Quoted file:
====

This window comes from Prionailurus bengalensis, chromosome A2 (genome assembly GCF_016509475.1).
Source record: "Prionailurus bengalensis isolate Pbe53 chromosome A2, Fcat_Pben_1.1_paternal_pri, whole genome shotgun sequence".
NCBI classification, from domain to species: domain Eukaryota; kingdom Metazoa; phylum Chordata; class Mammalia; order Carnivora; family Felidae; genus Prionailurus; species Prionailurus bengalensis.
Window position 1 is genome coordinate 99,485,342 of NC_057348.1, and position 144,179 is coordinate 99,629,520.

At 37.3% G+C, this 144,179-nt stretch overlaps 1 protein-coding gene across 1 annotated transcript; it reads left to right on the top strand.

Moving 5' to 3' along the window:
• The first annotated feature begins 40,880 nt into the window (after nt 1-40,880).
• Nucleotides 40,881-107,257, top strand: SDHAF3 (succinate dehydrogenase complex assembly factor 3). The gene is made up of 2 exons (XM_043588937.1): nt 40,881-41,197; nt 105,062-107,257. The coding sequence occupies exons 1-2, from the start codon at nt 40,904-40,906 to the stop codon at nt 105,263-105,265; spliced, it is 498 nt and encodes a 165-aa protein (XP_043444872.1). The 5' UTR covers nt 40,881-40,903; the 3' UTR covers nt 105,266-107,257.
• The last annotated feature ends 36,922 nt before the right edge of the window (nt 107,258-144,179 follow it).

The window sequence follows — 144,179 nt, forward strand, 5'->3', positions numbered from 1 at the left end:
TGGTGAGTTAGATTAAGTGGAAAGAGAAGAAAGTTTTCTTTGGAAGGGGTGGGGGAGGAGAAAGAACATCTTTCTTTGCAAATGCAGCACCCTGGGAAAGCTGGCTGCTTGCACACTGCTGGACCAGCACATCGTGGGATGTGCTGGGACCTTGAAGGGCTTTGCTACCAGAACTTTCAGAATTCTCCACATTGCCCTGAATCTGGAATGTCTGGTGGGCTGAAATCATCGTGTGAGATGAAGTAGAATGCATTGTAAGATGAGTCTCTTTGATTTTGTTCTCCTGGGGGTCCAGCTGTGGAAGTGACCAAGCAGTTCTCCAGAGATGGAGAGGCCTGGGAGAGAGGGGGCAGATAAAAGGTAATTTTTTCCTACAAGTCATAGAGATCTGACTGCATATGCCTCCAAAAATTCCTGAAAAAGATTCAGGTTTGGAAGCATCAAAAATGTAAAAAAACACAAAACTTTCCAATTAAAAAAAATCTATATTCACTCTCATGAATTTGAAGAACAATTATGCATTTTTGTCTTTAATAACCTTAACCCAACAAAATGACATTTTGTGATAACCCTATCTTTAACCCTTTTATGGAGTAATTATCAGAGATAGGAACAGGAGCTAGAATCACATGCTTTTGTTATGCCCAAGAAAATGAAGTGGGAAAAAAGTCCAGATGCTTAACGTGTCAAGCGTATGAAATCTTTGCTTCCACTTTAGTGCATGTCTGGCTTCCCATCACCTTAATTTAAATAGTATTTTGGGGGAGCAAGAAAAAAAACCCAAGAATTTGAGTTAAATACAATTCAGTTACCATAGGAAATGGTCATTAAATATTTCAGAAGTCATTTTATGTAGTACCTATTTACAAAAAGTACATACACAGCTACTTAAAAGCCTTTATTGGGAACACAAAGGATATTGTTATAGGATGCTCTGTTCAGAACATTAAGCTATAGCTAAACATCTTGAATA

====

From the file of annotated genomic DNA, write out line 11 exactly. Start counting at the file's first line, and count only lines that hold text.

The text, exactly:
TGGTGAGTTAGATTAAGTGGAAAGAGAAGAAAGTTTTCTTTGGAAGGGGTGGGGGAGGAGAAAGAACATCTTTCTTTGCAAATGCAGCACCCTGGGAAAGCTGGCTGCTTGCACACTGCTGGACCAGCACATCGTGGGATGTGCTGGGACCTTGAAGGGCTTTGCTACCAGAACTTTCAGAATTCTCCACATTGCCCTGAATCTGGAATGTCTGGTGGGCTGAAATCATCGTGTGAGATGAAGTAGAATGCATTGTAAGATGAGTCTCTTTGATTTTGTTCTCCTGGGGGTCCAGCTGTGGAAGTGACCAAGCAGTTCTCCAGAGATGGAGAGGCCTGGGAGAGAGGGGGCAGATAAAAGGTAATTTTTTCCTACAAGTCATAGAGATCTGACTGCATATGCCTCCAAAAATTCCTGAAAAAGATTCAGGTTTGGAAGCATCAAAAATGTAAAAAAACACAAAACTTTCCAATTAAAAAAAATCTATATTCACTCTCATGAATTTGAAGAACAATTATGCATTTTTGTCTTTAATAACCTTAACCCAACAAAATGACATTTTGTGATAACCCTATCTTTAACCCTTTTATGGAGTAATTATCAGAGATAGGAACAGGAGCTAGAATCACATGCTTTTGTTATGCCCAAGAAAATGAAGTGGGAAAAAAGTCCAGATGCTTAACGTGTCAAGCGTATGAAATCTTTGCTTCCACTTTAGTGCATGTCTGGCTTCCCATCACCTTAATTTAAATAGTATTTTGGGGGAGCAAGAAAAAAAACCCAAGAATTTGAGTTAAATACAATTCAGTTACCATAGGAAATGGTCATTAAATATTTCAGAAGTCATTTTATGTAGTACCTATTTACAAAAAGTACATACACAGCTACTTAAAAGCCTTTATTGGGAACACAAAGGATATTGTTATAGGATGCTCTGTTCAGAACATTAAGCTATAGCTAAACATCTTGAATA